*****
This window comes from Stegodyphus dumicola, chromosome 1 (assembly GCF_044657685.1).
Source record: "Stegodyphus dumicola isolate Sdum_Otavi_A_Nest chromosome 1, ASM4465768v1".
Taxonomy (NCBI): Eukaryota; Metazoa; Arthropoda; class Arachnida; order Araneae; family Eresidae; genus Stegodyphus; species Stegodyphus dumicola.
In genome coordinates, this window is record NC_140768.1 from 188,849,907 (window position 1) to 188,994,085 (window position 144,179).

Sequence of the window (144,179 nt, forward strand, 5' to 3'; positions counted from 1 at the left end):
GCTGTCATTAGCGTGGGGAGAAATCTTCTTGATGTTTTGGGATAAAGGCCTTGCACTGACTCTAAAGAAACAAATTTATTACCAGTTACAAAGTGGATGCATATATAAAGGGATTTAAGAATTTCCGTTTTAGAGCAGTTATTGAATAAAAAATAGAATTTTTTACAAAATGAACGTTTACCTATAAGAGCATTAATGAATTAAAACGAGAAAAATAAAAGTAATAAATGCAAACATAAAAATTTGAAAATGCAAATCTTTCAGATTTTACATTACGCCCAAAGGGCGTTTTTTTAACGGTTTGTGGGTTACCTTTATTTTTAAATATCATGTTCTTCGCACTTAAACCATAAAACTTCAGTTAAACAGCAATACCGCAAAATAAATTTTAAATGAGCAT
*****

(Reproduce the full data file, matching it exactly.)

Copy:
This window comes from Stegodyphus dumicola, chromosome 1 (assembly GCF_044657685.1).
Source record: "Stegodyphus dumicola isolate Sdum_Otavi_A_Nest chromosome 1, ASM4465768v1".
Taxonomy (NCBI): Eukaryota; Metazoa; Arthropoda; class Arachnida; order Araneae; family Eresidae; genus Stegodyphus; species Stegodyphus dumicola.
In genome coordinates, this window is record NC_140768.1 from 188,849,907 (window position 1) to 188,994,085 (window position 144,179).

Sequence of the window (144,179 nt, forward strand, 5' to 3'; positions counted from 1 at the left end):
GCTGTCATTAGCGTGGGGAGAAATCTTCTTGATGTTTTGGGATAAAGGCCTTGCACTGACTCTAAAGAAACAAATTTATTACCAGTTACAAAGTGGATGCATATATAAAGGGATTTAAGAATTTCCGTTTTAGAGCAGTTATTGAATAAAAAATAGAATTTTTTACAAAATGAACGTTTACCTATAAGAGCATTAATGAATTAAAACGAGAAAAATAAAAGTAATAAATGCAAACATAAAAATTTGAAAATGCAAATCTTTCAGATTTTACATTACGCCCAAAGGGCGTTTTTTTAACGGTTTGTGGGTTACCTTTATTTTTAAATATCATGTTCTTCGCACTTAAACCATAAAACTTCAGTTAAACAGCAATACCGCAAAATAAATTTTAAATGAGCAT